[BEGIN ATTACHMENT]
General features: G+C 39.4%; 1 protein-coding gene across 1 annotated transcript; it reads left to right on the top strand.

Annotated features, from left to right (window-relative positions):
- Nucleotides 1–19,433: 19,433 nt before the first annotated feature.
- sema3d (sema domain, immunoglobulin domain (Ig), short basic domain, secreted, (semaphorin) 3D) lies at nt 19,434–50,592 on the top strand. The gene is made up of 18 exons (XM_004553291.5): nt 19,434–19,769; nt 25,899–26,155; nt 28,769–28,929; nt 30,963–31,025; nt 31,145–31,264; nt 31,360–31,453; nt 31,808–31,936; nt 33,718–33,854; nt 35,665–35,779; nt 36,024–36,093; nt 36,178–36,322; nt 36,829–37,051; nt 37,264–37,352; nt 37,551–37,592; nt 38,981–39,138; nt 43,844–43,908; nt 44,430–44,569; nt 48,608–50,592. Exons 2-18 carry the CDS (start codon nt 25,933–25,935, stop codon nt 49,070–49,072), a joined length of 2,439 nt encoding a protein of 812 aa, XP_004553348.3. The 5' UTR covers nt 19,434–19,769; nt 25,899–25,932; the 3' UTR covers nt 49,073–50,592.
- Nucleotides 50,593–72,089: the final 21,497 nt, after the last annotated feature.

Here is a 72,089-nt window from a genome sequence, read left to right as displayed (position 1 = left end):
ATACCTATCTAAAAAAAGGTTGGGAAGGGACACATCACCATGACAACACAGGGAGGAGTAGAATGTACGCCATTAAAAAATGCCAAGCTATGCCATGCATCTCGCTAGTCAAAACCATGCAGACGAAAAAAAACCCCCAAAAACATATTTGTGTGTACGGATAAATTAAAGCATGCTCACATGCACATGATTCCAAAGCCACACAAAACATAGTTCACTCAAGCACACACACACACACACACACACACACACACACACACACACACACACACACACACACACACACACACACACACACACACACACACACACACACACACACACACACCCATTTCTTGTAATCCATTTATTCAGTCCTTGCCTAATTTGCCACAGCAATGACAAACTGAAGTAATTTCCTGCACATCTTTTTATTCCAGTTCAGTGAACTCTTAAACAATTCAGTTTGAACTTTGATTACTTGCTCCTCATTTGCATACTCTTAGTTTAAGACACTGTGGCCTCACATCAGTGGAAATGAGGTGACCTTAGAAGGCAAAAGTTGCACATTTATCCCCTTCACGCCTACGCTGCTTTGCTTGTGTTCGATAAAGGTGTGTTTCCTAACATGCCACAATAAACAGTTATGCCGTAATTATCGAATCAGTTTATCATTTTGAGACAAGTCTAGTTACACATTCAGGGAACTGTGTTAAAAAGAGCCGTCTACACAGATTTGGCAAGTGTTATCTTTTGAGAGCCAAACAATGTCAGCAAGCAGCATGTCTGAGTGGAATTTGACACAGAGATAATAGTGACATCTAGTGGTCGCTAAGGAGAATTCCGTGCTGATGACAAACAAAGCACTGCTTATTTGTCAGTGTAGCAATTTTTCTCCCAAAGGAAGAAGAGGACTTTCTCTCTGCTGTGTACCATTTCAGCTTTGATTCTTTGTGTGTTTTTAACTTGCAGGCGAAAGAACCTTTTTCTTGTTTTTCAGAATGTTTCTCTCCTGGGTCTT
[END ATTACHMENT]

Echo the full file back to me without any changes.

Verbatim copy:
General features: G+C 39.4%; 1 protein-coding gene across 1 annotated transcript; it reads left to right on the top strand.

Annotated features, from left to right (window-relative positions):
- Nucleotides 1–19,433: 19,433 nt before the first annotated feature.
- sema3d (sema domain, immunoglobulin domain (Ig), short basic domain, secreted, (semaphorin) 3D) lies at nt 19,434–50,592 on the top strand. The gene is made up of 18 exons (XM_004553291.5): nt 19,434–19,769; nt 25,899–26,155; nt 28,769–28,929; nt 30,963–31,025; nt 31,145–31,264; nt 31,360–31,453; nt 31,808–31,936; nt 33,718–33,854; nt 35,665–35,779; nt 36,024–36,093; nt 36,178–36,322; nt 36,829–37,051; nt 37,264–37,352; nt 37,551–37,592; nt 38,981–39,138; nt 43,844–43,908; nt 44,430–44,569; nt 48,608–50,592. Exons 2-18 carry the CDS (start codon nt 25,933–25,935, stop codon nt 49,070–49,072), a joined length of 2,439 nt encoding a protein of 812 aa, XP_004553348.3. The 5' UTR covers nt 19,434–19,769; nt 25,899–25,932; the 3' UTR covers nt 49,073–50,592.
- Nucleotides 50,593–72,089: the final 21,497 nt, after the last annotated feature.

Here is a 72,089-nt window from a genome sequence, read left to right as displayed (position 1 = left end):
ATACCTATCTAAAAAAAGGTTGGGAAGGGACACATCACCATGACAACACAGGGAGGAGTAGAATGTACGCCATTAAAAAATGCCAAGCTATGCCATGCATCTCGCTAGTCAAAACCATGCAGACGAAAAAAAACCCCCAAAAACATATTTGTGTGTACGGATAAATTAAAGCATGCTCACATGCACATGATTCCAAAGCCACACAAAACATAGTTCACTCAAGCACACACACACACACACACACACACACACACACACACACACACACACACACACACACACACACACACACACACACACACACACACACACACACACACACACACACCCATTTCTTGTAATCCATTTATTCAGTCCTTGCCTAATTTGCCACAGCAATGACAAACTGAAGTAATTTCCTGCACATCTTTTTATTCCAGTTCAGTGAACTCTTAAACAATTCAGTTTGAACTTTGATTACTTGCTCCTCATTTGCATACTCTTAGTTTAAGACACTGTGGCCTCACATCAGTGGAAATGAGGTGACCTTAGAAGGCAAAAGTTGCACATTTATCCCCTTCACGCCTACGCTGCTTTGCTTGTGTTCGATAAAGGTGTGTTTCCTAACATGCCACAATAAACAGTTATGCCGTAATTATCGAATCAGTTTATCATTTTGAGACAAGTCTAGTTACACATTCAGGGAACTGTGTTAAAAAGAGCCGTCTACACAGATTTGGCAAGTGTTATCTTTTGAGAGCCAAACAATGTCAGCAAGCAGCATGTCTGAGTGGAATTTGACACAGAGATAATAGTGACATCTAGTGGTCGCTAAGGAGAATTCCGTGCTGATGACAAACAAAGCACTGCTTATTTGTCAGTGTAGCAATTTTTCTCCCAAAGGAAGAAGAGGACTTTCTCTCTGCTGTGTACCATTTCAGCTTTGATTCTTTGTGTGTTTTTAACTTGCAGGCGAAAGAACCTTTTTCTTGTTTTTCAGAATGTTTCTCTCCTGGGTCTT